First Project: Kitchen Timer with Audio Cue [solved]

Hello everyone,

what I am looking for is advice regarding the hardware that enables me to build the project. I can handle code (being a software engineer myself), but I'm a total newbie when it comes to building electrical circuits.

I'm looking to build a bare-bones kitchen timer.

Each time that a button is tapped, the device should bump up an internal countdown by a fixed amount (e.g. +1 minute for each push).

As soon as the timer has run out, I want to play back a beep noise on a small speaker, nothing fancy, just a PWM signal.

My question is - which parts do I need to build such a device?

My guess would be that I'll need an Arduino board, a button, a speaker and probably a handful of resistors, but I don't know which ones to get, nor how to figure it out myself.

  • The timer should be fairly small, so I was wondering if a Nano would be sufficient. If not, what would be the smallest board I could build this project with?
  • What kind of speaker would be applicable, and how do I know which resistors to use, to avoid damage to the board or speaker? (I know how to use PWM to generate a tone signal in code, but I'm scared of overvolting anything by accident)
  • I've browsed the button tutorial, and I noticed the 10kOhm resistor being mentioned there. It seems to be a very specific number, something I would never think of myself. The tutorial mentions that it's used to pull the control voltage to HI or LO, but I don't know how they came up with 10k... I'd guess a lower resistor would keep the signal floating, but the number still seems arbitrary to me.

I'd appreciate any help and input I can get. Cheers!

P.S.: I'm well aware that the usability of the planned device is terrible. It would probably need LEDs (or even a display), etc. to signal the state properly, a reset button, etc.
However, I think it should be a nice and simple project just to get started :slight_smile:

There’s no need for an external resistor for the switch, use the built-in ones, using INPUT_PULLUP for your pinMode.

I have an old Velleman kit kitchen timer my kids gave me - I can’t remember which controller it uses (suspect PIC) but has just a single button, buzzer, and sixteen charlieplexed LEDs.

It allows per-minute setting 1-10 minutes, then 15, 20, 25, 30, 45, 60.

my Kitchen timer with Clock project

with photos

simpler version without the clock

version with display controlled by shift register

Pull up resistors explained. 10K is a good starting point for a pull up or pull down resistor. You may go with a lesser value (stronger) if noise is a problem or higher value to conserve current.

What power supply are you using?

The Arduino IDE comes with a bunch of examples and each one has an online tutorial:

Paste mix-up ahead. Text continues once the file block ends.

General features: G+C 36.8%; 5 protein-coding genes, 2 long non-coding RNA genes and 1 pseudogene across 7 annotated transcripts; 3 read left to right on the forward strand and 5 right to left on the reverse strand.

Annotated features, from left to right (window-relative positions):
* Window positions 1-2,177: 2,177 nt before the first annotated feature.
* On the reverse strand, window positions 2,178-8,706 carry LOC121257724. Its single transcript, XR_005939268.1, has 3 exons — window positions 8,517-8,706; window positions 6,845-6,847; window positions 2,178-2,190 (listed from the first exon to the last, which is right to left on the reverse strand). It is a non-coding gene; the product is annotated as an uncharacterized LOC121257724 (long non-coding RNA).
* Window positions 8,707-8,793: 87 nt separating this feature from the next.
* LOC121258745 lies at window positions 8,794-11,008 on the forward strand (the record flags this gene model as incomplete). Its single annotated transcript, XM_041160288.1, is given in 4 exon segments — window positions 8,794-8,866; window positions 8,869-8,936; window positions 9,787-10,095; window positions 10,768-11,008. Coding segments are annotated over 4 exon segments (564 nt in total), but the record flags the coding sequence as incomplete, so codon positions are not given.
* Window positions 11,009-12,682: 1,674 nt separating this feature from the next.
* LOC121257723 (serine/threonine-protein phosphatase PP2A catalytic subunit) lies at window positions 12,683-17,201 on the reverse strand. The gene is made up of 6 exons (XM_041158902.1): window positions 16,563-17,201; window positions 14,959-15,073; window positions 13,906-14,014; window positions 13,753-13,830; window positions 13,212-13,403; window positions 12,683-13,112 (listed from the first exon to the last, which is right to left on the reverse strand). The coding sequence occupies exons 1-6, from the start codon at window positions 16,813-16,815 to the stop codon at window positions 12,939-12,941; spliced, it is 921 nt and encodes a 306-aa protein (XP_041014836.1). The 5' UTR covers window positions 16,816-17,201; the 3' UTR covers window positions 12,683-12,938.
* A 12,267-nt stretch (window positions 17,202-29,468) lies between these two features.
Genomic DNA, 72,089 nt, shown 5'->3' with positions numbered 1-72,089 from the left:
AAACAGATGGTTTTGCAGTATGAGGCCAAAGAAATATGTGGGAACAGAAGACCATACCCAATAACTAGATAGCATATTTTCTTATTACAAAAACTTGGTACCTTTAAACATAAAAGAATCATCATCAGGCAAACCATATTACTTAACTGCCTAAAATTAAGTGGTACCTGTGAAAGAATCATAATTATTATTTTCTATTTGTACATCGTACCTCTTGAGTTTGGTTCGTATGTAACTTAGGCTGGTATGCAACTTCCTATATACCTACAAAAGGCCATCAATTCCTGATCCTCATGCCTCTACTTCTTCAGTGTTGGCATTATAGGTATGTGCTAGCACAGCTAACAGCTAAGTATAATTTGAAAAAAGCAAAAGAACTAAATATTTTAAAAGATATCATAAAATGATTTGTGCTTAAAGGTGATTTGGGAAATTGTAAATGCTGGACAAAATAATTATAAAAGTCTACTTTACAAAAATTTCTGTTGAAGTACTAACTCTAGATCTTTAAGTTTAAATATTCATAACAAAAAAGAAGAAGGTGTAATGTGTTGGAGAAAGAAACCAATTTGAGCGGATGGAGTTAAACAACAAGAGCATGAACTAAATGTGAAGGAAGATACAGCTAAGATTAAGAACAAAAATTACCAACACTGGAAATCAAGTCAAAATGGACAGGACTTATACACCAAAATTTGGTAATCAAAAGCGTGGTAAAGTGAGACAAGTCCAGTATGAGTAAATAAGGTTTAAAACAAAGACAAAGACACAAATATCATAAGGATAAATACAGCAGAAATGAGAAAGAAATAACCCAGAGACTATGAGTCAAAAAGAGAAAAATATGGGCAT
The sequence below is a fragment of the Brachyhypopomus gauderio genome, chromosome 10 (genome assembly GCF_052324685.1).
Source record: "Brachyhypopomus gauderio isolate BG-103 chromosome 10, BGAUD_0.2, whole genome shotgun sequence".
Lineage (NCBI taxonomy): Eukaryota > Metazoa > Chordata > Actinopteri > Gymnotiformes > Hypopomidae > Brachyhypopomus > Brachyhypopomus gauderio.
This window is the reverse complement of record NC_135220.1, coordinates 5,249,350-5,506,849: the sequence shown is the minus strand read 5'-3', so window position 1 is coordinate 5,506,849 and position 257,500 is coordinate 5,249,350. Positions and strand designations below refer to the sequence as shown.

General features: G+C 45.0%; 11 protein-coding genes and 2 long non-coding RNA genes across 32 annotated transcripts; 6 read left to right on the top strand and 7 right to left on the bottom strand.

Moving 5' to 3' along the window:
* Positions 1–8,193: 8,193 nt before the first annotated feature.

This tutorial shows how to wire an 8 Ohm speaker:

(Spoiler: Use a 100 Ohm resistor in series with your speaker.)

Awesome, thanks so much for the tips!

groundFungus:
Pull up resistors explained. 10K is a good starting point for a pull up or pull down resistor. You may go with a lesser value (stronger) if noise is a problem or higher value to conserve current.

What power supply are you using?

I don't know yet, since I don't actually know which Arduino to use. I guess I'll use a 9V battery, which seems to be the standard.

johnwasser:
The Arduino IDE comes with a bunch of examples and each one has an online tutorial:
https://www.arduino.cc/en/Tutorial/BuiltInExamples

This tutorial shows how to wire an 8 Ohm speaker:
https://www.arduino.cc/en/Tutorial/BuiltInExamples/toneKeyboard
(Spoiler: Use a 100 Ohm resistor in series with your speaker.)

Thanks! I actually browsed the tutorial page earlier, not really knowing what I should look for specifically.

TheMemberFormerlyKnownAsAWOL:
There's no need for an external resistor for the switch, use the built-in ones, using INPUT_PULLUP for your pinMode.

I have an old Velleman kit kitchen timer my kids gave me - I can't remember which controller it uses (suspect PIC) but has just a single button, buzzer, and sixteen charlieplexed LEDs.

It allows per-minute setting 1-10 minutes, then 15, 20, 25, 30, 45, 60.

Thanks for the tip. I was already wondering how to dial in longer times properly :slight_smile: It's either your method, or a rotary knob, I guess :slight_smile:

my Kitchen timer with Clock project
GitHub - jandrassy/KitchenTimerClock: A kitchen timer with clock.
with photos

simpler version without the clock
lab/KitchenTimerTM1637.ino at master · jandrassy/lab · GitHub

version with display controlled by shift register
lab/KitchenTimer.ino at master · jandrassy/lab · GitHub

Wow, I will totally use your github for future questions I might have^^. I definitely do want to experiment myself, though. The display seems like a nice upgrade to what I was originally planning. Do you have any pointers for where to shop for these (or similar) parts? Is Amazon a good choice for purchasing such things?

bitcrushdragon:
Do you have any pointers for where to shop for these (or similar) parts? Is Amazon a good choice for purchasing such things?

I prefer e-shops specialized for electronics and Arduino. Local e-shops or in Europe shops like Kiwi Electronics or electronics components supplier Distrelec.

Juraj:
I prefer e-shops specialized for electronics and Arduino. Local e-shops or in Europe shops like Kiwi Electronics or electronics components supplier Distrelec.

Thank you, I'll check out these stores for the parts I need :slight_smile:
All of my questions have been answered, so I feel ready to go! Thanks for your help, everyone!